This Is Happening

We’re having a launch party for Alphabet City’s AIR (MIT Press 2010) on Monday, December 6, from 5 to 7pm @ The New School.


It’s Pneumatic

My essay on pneumatic tubes — which was conceived during my Summer 2003 library book research tour and finally came to fruition in 2009 — appears in Air, the new issue of MIT Press’s Alphabet City series, out now!

I made that table, by the way.

It’s a lovely little book, with contributions from Robert Kirkbride, Melissa Grey and Cynthia Lin, Bhawani Venkataraman, Steven Connor, Mei Chin, Javier Arbona, and others. It is so choice. If you have the means, I highly recommend picking one up.


Letterheads, From the Late Victorian New York Communication Internetwork

From the Records of the Post Office Department, National Archives and Records Administration


Finds at the National Archives

From the Post Office Department records, National Archives and Records Administration:

Morse Signature
Samuel Morse had excellent penmanship.
International Pneumatic Tube Company Promotional Literature
Most pneumatic tube system maps were removed from the files for “security reasons.

At NARA II in College Park:

The “no bags” rule meant I had to cart this crap around all day.

Archival Souvenirs

From the Western Union collection at the Archives Center at the National Museum of American History:

For Mom & Dad:

Indexed Map of Western Union Telegraph Lines, Pennsylvania. Click for larger image; Bellefonte’s right there in the center!

For Dave:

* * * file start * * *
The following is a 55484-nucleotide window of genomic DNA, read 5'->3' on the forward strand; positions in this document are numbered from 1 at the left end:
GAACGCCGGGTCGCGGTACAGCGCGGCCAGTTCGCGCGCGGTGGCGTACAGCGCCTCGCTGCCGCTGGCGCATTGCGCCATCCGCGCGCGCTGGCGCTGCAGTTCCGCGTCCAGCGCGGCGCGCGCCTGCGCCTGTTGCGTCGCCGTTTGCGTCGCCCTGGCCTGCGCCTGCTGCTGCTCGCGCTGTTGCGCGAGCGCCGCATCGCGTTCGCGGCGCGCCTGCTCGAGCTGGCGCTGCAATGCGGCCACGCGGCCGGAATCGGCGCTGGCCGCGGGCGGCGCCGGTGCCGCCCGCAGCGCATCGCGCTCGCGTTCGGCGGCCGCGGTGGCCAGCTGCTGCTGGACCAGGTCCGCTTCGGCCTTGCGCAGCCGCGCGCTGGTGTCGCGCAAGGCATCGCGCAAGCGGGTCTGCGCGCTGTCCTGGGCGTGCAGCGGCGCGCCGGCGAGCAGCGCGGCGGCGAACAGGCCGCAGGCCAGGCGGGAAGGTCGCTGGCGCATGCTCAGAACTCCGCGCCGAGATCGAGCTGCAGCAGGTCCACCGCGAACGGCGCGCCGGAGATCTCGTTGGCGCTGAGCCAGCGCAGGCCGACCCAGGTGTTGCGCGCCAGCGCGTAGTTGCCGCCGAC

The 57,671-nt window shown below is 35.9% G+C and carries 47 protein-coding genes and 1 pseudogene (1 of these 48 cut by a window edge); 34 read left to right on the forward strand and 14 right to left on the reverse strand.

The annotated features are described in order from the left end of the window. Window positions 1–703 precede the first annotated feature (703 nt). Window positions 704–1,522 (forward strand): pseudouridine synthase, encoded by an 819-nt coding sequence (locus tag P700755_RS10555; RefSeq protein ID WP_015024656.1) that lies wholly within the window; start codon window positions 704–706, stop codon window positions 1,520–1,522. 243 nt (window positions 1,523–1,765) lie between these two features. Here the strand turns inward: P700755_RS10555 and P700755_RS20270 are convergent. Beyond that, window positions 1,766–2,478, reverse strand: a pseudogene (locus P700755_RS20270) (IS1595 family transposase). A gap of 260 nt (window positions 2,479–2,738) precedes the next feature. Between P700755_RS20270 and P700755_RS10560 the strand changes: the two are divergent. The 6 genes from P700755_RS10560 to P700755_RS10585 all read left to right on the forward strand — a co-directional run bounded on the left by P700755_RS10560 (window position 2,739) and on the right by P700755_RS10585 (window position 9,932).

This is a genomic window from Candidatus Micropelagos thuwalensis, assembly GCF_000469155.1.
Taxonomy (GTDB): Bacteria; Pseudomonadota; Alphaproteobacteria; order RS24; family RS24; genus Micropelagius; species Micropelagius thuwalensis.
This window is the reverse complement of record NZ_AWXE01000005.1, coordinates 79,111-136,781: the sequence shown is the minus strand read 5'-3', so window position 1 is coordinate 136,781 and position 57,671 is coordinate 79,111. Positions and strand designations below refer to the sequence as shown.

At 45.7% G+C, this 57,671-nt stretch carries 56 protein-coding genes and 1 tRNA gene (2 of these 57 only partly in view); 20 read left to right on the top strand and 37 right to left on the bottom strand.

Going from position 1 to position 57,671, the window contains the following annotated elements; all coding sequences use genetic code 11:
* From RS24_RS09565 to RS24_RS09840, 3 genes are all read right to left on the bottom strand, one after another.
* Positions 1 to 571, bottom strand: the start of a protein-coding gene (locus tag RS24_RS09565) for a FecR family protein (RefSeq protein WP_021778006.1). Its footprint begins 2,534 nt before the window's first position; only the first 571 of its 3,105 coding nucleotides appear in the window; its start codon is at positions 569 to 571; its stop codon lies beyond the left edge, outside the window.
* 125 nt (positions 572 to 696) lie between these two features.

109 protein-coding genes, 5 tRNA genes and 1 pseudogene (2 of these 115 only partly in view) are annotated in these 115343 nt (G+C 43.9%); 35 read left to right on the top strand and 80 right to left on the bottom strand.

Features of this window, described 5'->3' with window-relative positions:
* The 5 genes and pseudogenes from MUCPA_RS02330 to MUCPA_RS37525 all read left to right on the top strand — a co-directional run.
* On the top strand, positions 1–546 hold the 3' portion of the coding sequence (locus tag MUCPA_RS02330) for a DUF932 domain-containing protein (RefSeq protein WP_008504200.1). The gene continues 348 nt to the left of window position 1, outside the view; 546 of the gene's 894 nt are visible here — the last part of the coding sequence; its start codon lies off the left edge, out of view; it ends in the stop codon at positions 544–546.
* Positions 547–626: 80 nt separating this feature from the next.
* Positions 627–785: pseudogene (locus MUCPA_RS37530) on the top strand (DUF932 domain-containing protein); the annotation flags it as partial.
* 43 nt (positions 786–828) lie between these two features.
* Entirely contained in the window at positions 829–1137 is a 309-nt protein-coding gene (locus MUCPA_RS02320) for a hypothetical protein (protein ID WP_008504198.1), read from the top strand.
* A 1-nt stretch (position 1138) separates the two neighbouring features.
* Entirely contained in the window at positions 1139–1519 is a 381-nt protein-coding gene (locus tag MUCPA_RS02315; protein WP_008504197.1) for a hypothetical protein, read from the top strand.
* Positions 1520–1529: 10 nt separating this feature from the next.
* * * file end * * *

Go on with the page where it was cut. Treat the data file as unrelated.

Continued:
Indexed Map of Telegraph Lines, Illinois

For Sue:

Switchboard at Marquette, MI, 1919

Other Finds:

Rear of Switchboard, San Antonio, TX, 1918

“Every time an incision is made in the pavement, those noisy surgeons expose ganglia that are tangled beyond belief.” -E.B. White, “Here is New York,” 1949.

Con Ed Cables & Air Pipes at 4th Ave and 19th St. (just 4 blocks from where I now live)
Above-ground Telegraph Wires, Near the Old Western Union Headquarters @ Broadway, near Fulton

“Outside, alone on a delivery run, the uniformed messenger served as both visual advertising and as the direct customer contact for the telegraph company. Boys were to appear neat, speedy, polite, and responsible, with ‘Clean Hands and Face,’ ‘Uniform Pressed and Spotless,’ and ‘Cap Squarely on Head’…” -Gregory J. Downey, Telegraph Messenger Boys: Labor, Technology, and Geography, 1850-1950 (New York: Routledge, 2002), p. 68.

Cincinnati Telegraph Operators Say, The New No. 6 Remington Typewriter is “The Machine” for Western Union!